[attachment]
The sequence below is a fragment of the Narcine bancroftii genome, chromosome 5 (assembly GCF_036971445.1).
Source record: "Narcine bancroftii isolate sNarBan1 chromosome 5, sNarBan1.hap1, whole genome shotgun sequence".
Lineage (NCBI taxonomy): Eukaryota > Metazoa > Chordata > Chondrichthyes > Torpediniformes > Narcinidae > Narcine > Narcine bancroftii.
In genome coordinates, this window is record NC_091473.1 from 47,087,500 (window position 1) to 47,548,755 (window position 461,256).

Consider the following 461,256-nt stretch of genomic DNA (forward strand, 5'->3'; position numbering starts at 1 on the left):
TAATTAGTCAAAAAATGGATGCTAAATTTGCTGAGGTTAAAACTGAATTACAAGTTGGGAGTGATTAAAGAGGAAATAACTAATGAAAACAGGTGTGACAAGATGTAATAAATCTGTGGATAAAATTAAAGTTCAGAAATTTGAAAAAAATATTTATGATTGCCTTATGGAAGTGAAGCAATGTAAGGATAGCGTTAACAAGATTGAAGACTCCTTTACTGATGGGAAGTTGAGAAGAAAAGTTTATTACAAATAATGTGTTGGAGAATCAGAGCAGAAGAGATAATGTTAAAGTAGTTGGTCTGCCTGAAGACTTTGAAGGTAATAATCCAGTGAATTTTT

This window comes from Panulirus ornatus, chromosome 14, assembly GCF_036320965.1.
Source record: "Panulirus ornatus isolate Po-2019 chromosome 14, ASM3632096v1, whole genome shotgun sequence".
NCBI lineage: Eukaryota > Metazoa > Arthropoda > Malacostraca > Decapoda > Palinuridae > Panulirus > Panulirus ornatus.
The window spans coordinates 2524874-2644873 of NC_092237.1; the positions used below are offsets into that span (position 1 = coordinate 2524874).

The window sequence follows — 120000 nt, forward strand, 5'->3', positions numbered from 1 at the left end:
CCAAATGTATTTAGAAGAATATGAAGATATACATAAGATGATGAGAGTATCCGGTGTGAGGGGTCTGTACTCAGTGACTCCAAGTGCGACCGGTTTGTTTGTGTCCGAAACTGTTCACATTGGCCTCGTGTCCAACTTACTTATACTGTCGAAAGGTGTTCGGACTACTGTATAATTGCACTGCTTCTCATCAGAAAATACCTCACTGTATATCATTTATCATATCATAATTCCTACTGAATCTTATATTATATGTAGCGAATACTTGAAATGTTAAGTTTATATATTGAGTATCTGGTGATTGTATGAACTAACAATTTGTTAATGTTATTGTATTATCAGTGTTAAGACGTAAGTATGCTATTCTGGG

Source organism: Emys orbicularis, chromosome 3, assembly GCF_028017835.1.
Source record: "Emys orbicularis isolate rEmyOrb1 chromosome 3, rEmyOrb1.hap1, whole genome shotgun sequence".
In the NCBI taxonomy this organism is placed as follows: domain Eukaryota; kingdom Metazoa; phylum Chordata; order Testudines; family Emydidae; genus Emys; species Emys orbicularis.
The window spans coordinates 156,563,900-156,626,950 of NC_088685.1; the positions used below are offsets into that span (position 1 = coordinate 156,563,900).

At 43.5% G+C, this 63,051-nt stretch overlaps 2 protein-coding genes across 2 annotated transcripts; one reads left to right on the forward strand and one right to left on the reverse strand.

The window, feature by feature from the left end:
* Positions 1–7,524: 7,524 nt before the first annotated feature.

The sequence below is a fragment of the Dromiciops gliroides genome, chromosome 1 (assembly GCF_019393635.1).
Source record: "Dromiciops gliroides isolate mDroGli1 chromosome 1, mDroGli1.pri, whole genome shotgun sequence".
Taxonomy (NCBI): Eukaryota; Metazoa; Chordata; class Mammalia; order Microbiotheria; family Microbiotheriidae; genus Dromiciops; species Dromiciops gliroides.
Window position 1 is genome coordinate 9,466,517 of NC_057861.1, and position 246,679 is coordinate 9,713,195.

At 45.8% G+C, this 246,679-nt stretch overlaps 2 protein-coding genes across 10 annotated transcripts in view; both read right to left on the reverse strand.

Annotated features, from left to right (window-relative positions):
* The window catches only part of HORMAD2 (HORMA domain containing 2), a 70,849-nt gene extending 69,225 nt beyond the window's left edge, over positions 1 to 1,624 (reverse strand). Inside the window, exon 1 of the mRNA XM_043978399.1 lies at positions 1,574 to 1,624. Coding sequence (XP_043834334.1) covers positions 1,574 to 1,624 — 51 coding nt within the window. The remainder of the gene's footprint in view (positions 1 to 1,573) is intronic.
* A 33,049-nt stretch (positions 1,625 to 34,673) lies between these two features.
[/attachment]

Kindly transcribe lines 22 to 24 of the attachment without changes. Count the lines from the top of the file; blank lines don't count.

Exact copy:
Taxonomy (NCBI): Eukaryota; Metazoa; Chordata; class Mammalia; order Microbiotheria; family Microbiotheriidae; genus Dromiciops; species Dromiciops gliroides.
Window position 1 is genome coordinate 9,466,517 of NC_057861.1, and position 246,679 is coordinate 9,713,195.

At 45.8% G+C, this 246,679-nt stretch overlaps 2 protein-coding genes across 10 annotated transcripts in view; both read right to left on the reverse strand.